Why Republicans Will Soon Need Transit
It is rumored that, on Mars, legislators make decisions based on what is good for the planet. On earth, they make decisions and take positions based on what is good for their careers. While it is useful to present Republican legislators with the facts about public transportation, they are likely to revise their opposition to transit and passenger trains only when doing so will get them more votes.
Thanks to the rise in gas prices, that situation is imminent. As gas hits four dollars a gallon, with five or even six in prospect, Republicans’ constituents (along with everybody else) are looking for ways to use less gas. If the disorder in the Middle East spreads to the Persian Gulf, we may find gas is unobtainable at any price (remember 1973 and 1979?). At that point, everyone will need to get around by some means other than driving. Unless we are going to learn to use pogo sticks, we will all need public transportation, both within and between cities.
When this happens, which could be this summer, imagine that you are a Republican legislator who has always opposed transit. You crusaded against both high speed rail and light rail. You voted to de-fund Amtrak. You have given speech after speech saying no one wants to ride trains or other transit. You call for all subsidies (except those to highways) to be eliminated. What are you going to say to all those people in your state or district who are screaming that they cannot get to work, to school, or even to the grocery store? Let them eat cake?
At present, fully half of the American people have no public transportation of any kind available to them. Of the half that do, only half even rate it as “satisfactory.” The relatively few passenger trains, commuter trains, light rail vehicles and streetcars we have, and even the buses, will be full to bursting. Do you think your opponent at the next election is going to overlook the gift you have given him? He is going to remind the voters in every speech that it was you who voted to leave them high and dry when the gas ran out or became unaffordable.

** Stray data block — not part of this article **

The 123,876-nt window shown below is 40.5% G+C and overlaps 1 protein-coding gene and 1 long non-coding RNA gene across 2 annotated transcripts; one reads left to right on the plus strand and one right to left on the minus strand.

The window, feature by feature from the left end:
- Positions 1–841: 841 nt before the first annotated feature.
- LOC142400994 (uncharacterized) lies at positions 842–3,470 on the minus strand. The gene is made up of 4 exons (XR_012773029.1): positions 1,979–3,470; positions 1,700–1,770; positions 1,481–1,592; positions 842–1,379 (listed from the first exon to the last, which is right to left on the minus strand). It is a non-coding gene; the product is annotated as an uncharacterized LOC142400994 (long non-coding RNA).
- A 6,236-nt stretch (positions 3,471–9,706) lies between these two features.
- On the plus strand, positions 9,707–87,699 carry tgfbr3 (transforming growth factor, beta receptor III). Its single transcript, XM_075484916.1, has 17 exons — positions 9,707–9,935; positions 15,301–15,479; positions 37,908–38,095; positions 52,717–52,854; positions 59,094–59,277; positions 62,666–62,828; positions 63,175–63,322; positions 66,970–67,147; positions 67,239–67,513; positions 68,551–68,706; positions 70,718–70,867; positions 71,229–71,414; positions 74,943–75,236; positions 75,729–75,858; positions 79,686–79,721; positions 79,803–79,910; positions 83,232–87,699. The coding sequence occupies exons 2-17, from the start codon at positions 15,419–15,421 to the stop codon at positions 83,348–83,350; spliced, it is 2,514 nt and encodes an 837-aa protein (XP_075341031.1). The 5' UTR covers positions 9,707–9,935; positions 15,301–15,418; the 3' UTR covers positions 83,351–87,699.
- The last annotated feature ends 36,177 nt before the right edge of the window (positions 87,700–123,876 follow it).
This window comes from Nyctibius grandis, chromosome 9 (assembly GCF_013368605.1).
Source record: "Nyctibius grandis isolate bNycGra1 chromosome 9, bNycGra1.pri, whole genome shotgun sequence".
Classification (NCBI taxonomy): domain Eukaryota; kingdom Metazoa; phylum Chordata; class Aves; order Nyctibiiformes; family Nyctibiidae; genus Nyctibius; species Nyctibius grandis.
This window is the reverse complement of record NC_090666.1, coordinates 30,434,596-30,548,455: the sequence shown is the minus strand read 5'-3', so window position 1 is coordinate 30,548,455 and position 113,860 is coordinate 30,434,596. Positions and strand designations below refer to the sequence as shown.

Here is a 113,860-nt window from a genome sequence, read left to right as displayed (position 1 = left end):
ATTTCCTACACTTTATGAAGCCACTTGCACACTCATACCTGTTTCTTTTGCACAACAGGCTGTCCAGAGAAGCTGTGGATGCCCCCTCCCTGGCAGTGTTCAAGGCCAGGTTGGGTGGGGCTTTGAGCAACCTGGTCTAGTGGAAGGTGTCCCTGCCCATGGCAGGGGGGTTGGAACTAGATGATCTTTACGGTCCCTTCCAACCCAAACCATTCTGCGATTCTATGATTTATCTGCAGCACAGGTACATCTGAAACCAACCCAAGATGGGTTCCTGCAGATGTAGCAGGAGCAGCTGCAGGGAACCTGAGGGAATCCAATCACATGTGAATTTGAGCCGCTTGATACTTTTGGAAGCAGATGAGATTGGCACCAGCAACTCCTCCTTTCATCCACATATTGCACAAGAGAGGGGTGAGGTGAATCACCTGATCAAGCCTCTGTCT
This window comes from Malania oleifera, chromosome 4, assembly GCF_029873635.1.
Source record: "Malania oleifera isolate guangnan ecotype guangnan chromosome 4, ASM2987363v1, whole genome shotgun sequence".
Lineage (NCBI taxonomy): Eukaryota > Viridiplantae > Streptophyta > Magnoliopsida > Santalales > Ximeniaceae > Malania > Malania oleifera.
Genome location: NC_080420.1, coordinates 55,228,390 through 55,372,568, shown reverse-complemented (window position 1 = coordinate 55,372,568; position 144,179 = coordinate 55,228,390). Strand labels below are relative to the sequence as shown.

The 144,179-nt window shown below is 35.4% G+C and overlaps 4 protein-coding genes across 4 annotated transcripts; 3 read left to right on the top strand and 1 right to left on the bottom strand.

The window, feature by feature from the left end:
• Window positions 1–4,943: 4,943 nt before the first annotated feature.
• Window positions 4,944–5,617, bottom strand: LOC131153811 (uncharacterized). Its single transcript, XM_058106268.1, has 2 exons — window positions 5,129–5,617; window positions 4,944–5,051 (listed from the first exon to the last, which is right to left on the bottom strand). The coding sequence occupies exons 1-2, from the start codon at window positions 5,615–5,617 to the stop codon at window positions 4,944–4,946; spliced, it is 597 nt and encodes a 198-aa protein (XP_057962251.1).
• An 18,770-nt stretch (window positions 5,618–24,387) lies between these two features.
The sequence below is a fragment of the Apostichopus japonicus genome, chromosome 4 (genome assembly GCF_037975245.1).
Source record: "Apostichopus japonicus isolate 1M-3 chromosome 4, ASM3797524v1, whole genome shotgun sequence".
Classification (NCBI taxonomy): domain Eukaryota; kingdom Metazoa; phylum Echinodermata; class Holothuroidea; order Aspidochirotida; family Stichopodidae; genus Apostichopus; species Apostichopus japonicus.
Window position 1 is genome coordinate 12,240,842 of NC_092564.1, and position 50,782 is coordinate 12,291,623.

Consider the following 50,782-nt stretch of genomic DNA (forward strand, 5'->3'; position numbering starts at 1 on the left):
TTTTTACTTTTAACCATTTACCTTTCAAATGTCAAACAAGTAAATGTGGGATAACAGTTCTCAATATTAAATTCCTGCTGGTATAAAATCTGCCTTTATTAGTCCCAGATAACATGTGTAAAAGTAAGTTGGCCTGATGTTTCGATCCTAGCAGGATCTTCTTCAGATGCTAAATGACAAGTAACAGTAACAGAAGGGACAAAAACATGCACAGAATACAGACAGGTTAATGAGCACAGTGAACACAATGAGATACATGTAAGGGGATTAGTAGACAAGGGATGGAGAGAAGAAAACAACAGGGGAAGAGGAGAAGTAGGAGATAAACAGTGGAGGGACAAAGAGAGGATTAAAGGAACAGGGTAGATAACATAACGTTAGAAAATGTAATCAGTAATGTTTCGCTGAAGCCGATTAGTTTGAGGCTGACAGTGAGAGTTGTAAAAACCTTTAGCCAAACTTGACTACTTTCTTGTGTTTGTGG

Wise Republicans might want to start thinking about the politics of this scenario now, before they face outraged voters. You don’t have to take “liberal” positions in order to support public transportation, including passenger rail. On this website and in the books I co-authored with Paul Weyrich, Moving Minds: Conservatives and Public Transportation and The Next Conservatism, we outline a conservative approach to public transportation. Instead of high speed rail, which the country cannot afford, we call for higher speed rail, trains running on existing tracks that go fast enough to compete with the journey time by automobile, not by airplane. We recommend using proven technologies, existing rights-of-way and simplicity to keep costs down when building streetcars or light rail lines. Conservatives have a very important role to play as cost-conscious advocates of rail transit; at present, cots control has almost no voice in the debate.
Infrastructure cannot be built overnight. If the country is going to have public transportation infrastructure it needs to maintain mobility when people cannot afford or cannot get gas, politicians need to approve and advance projects now. Those who do so will have a record they can point to when the crisis hits. Those who don’t will have a record their opponent can and will point to. Which of those situations would Republicans rather be in?